No snow? No problem. There are still plenty of ways to get in an Olympics-themed workout! If you’re basking in warmer weather, lace up your roller blades and hit the streets or your local indoor rink for the same drills!
You may not be able to hit the slopes for the same snowboarding action you’ll see on the screens, but an Indo Board can offer you a decent simulation! Combining it with an at-home bodyweight circuit is one sure way to get your legs and core fired up, while still honing in on strategic balance. Who knows, mastering the Indo may bring you one step closer to grasping those S-turns when the time comes to strap on an actual snowboard!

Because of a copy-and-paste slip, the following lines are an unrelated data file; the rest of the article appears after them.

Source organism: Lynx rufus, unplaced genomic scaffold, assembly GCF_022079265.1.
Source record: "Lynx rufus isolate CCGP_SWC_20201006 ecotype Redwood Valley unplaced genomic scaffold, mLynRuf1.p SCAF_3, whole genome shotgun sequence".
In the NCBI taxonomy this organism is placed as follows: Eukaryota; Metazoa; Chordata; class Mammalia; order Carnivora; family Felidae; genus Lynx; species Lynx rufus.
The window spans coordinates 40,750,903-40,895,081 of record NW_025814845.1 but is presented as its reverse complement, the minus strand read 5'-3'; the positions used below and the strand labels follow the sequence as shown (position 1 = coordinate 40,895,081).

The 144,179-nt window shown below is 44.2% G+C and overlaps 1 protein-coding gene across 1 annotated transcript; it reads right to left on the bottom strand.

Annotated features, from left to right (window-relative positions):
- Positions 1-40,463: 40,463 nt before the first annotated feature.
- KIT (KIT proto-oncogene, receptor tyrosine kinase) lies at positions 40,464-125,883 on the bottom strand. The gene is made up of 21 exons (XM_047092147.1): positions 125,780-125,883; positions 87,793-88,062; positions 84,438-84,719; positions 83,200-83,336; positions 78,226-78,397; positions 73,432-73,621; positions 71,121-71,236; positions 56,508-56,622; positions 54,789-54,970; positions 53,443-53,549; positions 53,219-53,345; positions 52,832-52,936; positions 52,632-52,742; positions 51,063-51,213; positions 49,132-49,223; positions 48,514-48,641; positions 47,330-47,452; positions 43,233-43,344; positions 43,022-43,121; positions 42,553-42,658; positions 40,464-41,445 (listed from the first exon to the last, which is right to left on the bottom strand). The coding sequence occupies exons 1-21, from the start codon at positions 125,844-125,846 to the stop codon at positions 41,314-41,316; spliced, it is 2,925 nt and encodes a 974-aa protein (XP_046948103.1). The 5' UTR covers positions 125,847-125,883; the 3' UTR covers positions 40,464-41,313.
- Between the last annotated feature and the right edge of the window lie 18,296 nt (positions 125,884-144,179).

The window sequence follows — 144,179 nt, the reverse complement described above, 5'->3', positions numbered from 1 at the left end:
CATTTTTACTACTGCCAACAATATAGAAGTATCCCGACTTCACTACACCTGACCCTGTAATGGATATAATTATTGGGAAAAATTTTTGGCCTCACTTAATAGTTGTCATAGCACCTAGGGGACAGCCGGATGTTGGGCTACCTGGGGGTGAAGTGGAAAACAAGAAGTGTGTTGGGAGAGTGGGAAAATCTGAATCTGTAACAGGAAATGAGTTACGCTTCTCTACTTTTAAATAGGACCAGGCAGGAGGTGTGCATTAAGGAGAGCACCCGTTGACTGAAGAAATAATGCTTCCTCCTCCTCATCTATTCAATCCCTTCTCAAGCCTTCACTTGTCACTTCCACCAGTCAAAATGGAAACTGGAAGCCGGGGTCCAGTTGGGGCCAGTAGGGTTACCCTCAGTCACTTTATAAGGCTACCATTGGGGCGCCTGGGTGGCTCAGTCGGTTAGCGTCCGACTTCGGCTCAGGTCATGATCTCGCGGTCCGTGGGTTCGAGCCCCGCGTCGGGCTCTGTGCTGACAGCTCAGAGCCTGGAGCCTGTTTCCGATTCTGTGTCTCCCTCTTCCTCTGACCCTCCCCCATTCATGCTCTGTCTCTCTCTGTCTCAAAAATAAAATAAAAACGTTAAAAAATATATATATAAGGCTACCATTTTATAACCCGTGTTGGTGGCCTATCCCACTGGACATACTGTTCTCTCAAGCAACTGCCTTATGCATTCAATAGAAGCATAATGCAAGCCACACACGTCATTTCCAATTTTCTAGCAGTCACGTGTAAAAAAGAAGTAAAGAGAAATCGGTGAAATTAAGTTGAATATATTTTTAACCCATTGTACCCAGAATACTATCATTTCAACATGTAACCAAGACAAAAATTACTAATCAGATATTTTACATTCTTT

New Events to Watch Out for This Year
In June 2015, the International Olympic Committee announced the addition of four new events to the 2018 Winter Olympics. This year, there will be female and male competitions in big air snowboarding, team alpine skiing, mass start speedskating, and mixed doubles in curling. These changes were implemented in part to boost the Winter Olympics’ value by enhancing youth appeal and gender equality. Let’s take a look at what we can expect to see in each new event:
Big Air Snowboarding
Athletes will tear down ramps (also known as kickers), reaching up to 160 feet and boasting slope angles of 40 degrees. Gaining maximum speed, they’ll launch themselves into the air and perform various flips and spins. Each athlete will try to complete as many successful jumps as possible in the allotted time frame.